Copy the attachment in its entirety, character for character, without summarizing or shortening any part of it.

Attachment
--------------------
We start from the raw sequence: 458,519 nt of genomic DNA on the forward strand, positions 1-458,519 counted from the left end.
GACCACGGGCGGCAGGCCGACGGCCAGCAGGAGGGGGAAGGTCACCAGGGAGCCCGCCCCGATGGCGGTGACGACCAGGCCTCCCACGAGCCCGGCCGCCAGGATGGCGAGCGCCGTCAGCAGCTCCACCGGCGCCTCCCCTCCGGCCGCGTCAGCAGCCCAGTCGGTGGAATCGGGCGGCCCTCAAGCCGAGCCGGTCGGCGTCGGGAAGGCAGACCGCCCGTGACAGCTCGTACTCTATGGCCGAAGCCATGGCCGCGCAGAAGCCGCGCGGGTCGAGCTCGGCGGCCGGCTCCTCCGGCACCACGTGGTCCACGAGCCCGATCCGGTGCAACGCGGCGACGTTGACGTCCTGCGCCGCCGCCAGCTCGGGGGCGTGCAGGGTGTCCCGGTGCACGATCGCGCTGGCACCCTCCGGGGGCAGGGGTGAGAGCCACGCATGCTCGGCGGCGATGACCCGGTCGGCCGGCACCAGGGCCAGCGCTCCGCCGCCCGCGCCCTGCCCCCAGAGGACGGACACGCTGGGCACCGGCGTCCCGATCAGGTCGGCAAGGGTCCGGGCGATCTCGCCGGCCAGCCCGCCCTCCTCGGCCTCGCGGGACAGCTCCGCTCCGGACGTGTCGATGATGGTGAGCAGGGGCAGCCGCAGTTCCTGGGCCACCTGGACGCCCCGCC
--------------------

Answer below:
We start from the raw sequence: 458,519 nt of genomic DNA on the forward strand, positions 1-458,519 counted from the left end.
GACCACGGGCGGCAGGCCGACGGCCAGCAGGAGGGGGAAGGTCACCAGGGAGCCCGCCCCGATGGCGGTGACGACCAGGCCTCCCACGAGCCCGGCCGCCAGGATGGCGAGCGCCGTCAGCAGCTCCACCGGCGCCTCCCCTCCGGCCGCGTCAGCAGCCCAGTCGGTGGAATCGGGCGGCCCTCAAGCCGAGCCGGTCGGCGTCGGGAAGGCAGACCGCCCGTGACAGCTCGTACTCTATGGCCGAAGCCATGGCCGCGCAGAAGCCGCGCGGGTCGAGCTCGGCGGCCGGCTCCTCCGGCACCACGTGGTCCACGAGCCCGATCCGGTGCAACGCGGCGACGTTGACGTCCTGCGCCGCCGCCAGCTCGGGGGCGTGCAGGGTGTCCCGGTGCACGATCGCGCTGGCACCCTCCGGGGGCAGGGGTGAGAGCCACGCATGCTCGGCGGCGATGACCCGGTCGGCCGGCACCAGGGCCAGCGCTCCGCCGCCCGCGCCCTGCCCCCAGAGGACGGACACGCTGGGCACCGGCGTCCCGATCAGGTCGGCAAGGGTCCGGGCGATCTCGCCGGCCAGCCCGCCCTCCTCGGCCTCGCGGGACAGCTCCGCTCCGGACGTGTCGATGATGGTGAGCAGGGGCAGCCGCAGTTCCTGGGCCACCTGGACGCCCCGCC